Ethiopia: More Charges Against Suspected Illegal Phone Operators

Telecoms

Prosecutors of the Federal Ethics and Anti-corruption Commission (FEAC) amended the charge they had brought against individuals they accused of running businesses that facilitated the placing of illegal international telephone calls, and added two more defendants, on Tuesday, January 12, 2011.

Following a three-month investigation, the prosecutors had initially charged 15 individuals with the maladministration of government work and corruption that cost the government and the public 16.2 million Br.

The individuals sold software and calling cards that allowed users to make international telephone calls that only Ethio-Telecom, the government owned telecommunications company, is allowed to provide; they also circumvented the technical protocols put in place to make the offence impossible, the prosecutors had claimed.

The charge was amended by prosecutors entering more documents and testimonies into evidence and adding more defendants to the suit, and approved by the Federal High Court.

The defendants added to the suit were Samuel Tesfaye and Abaynesh Mohammed who the prosecutors claimed were involved in the alleged commissioning of placing illegal international telephone calls. The whereabouts of both defendants are unknown.

The charge against Kalab Tesfaye, the fifth defendant mentioned in the suit, was amended to charge him with working with the newly added ones in commissioning the offence. All the defendants, except three who were charged in absentia, received a copy of the amended charge.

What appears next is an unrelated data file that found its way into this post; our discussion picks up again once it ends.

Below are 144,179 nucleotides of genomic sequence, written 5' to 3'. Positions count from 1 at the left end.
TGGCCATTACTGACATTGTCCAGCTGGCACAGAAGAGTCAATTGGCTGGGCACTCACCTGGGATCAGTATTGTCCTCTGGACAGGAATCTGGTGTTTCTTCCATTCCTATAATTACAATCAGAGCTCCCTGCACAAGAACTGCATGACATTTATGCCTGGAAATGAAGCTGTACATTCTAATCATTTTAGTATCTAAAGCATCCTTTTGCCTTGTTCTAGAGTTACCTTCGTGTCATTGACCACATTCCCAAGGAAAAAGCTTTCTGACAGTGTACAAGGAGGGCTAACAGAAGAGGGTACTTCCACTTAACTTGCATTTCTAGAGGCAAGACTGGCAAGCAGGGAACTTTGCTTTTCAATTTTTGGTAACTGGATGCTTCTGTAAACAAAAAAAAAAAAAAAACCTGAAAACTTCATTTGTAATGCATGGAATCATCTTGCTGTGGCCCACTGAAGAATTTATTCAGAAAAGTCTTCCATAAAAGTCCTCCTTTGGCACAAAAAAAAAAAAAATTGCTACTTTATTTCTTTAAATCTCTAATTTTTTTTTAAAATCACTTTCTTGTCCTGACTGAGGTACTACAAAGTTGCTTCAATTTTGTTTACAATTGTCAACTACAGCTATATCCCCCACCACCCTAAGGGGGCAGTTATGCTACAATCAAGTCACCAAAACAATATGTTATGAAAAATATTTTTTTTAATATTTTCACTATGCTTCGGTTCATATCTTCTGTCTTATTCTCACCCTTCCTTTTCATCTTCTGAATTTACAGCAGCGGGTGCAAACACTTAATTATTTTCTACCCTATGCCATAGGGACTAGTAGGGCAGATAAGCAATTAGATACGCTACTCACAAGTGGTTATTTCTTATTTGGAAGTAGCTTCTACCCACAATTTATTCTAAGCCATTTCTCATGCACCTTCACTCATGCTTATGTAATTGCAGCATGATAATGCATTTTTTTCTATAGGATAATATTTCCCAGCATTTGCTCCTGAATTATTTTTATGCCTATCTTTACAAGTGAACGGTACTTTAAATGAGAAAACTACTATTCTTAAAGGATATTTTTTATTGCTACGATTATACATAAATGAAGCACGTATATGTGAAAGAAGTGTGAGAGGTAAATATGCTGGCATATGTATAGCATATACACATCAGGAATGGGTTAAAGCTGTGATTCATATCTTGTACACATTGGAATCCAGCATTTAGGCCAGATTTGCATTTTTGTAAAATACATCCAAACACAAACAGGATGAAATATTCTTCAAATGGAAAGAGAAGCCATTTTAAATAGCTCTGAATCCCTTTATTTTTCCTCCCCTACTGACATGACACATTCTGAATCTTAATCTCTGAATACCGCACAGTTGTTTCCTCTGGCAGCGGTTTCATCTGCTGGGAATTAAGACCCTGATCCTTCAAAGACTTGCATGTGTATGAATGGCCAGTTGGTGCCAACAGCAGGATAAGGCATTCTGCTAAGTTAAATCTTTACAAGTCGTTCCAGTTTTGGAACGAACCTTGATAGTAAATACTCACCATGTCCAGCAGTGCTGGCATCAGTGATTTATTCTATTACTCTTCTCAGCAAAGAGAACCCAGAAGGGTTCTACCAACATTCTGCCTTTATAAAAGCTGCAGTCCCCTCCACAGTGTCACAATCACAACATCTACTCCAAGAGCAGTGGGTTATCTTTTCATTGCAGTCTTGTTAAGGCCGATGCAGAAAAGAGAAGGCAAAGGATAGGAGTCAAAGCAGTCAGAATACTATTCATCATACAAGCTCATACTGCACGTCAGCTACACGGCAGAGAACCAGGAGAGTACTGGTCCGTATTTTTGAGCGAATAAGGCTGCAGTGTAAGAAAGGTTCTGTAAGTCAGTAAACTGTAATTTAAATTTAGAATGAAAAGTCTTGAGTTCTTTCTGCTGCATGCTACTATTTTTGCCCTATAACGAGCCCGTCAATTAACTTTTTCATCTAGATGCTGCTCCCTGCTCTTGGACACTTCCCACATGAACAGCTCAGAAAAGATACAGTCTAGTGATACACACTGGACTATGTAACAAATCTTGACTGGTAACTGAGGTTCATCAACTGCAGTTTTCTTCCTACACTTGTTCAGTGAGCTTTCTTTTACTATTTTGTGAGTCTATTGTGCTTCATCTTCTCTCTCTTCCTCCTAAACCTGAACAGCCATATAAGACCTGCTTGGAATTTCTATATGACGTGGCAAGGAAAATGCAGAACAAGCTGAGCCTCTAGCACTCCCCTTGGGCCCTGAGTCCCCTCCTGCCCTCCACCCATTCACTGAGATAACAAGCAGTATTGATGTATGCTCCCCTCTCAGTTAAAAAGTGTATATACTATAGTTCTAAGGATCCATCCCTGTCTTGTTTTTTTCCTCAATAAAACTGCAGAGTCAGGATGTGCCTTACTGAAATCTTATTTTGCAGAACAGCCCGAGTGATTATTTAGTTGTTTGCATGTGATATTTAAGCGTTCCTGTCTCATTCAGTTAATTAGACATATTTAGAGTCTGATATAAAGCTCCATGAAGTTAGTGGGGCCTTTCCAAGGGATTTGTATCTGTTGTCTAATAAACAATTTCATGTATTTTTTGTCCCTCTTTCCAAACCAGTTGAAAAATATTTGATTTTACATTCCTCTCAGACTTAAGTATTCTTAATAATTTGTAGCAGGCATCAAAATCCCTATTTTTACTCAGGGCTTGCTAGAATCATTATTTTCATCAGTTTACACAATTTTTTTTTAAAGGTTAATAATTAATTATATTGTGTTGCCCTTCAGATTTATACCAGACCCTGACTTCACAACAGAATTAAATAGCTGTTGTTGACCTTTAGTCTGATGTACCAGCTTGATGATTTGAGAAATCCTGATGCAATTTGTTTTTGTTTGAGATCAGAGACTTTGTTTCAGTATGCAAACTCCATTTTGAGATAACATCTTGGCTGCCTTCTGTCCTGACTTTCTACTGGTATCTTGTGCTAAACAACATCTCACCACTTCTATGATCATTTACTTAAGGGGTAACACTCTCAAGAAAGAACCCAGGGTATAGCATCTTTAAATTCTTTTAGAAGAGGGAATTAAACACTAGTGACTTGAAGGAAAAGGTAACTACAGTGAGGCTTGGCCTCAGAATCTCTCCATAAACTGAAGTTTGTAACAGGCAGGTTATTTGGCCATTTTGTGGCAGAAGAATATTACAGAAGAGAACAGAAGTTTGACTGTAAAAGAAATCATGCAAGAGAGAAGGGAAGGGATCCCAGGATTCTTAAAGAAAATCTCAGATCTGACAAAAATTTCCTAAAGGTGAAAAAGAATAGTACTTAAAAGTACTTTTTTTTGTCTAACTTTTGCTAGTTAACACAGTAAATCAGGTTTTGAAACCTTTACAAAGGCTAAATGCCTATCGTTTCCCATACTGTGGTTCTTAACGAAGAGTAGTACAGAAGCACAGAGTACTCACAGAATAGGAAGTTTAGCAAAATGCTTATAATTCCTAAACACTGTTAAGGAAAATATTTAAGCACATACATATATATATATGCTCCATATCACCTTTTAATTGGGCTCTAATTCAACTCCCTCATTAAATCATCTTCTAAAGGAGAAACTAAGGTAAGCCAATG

During the hearing, Biniam Megabi, who is in police custody and was present in the court despite not being among those charged, claimed that his was a case of a mistaken identity. He had been confused with the second defendant mentioned in the case, Biniam Girma, who used to work as a network administration engineer at the then Ethiopian Telecommunications Corporation (ETC) and who was not in custody at the time the charge was instituted, he argued through his lawyer.

"Although my client worked for ETC, his position and full name was not the same as the defendant mentioned in the case," his defence argued. The prosecutors were ordered by the court to clear up the confusion and reply to the allegation by the next session. The case was adjourned to January 27, 2011, when the defence is to present its statements.

If the Ethiopian Government liberalized its market, it would be double its current size and it would not need to spend time and money on trials like this one.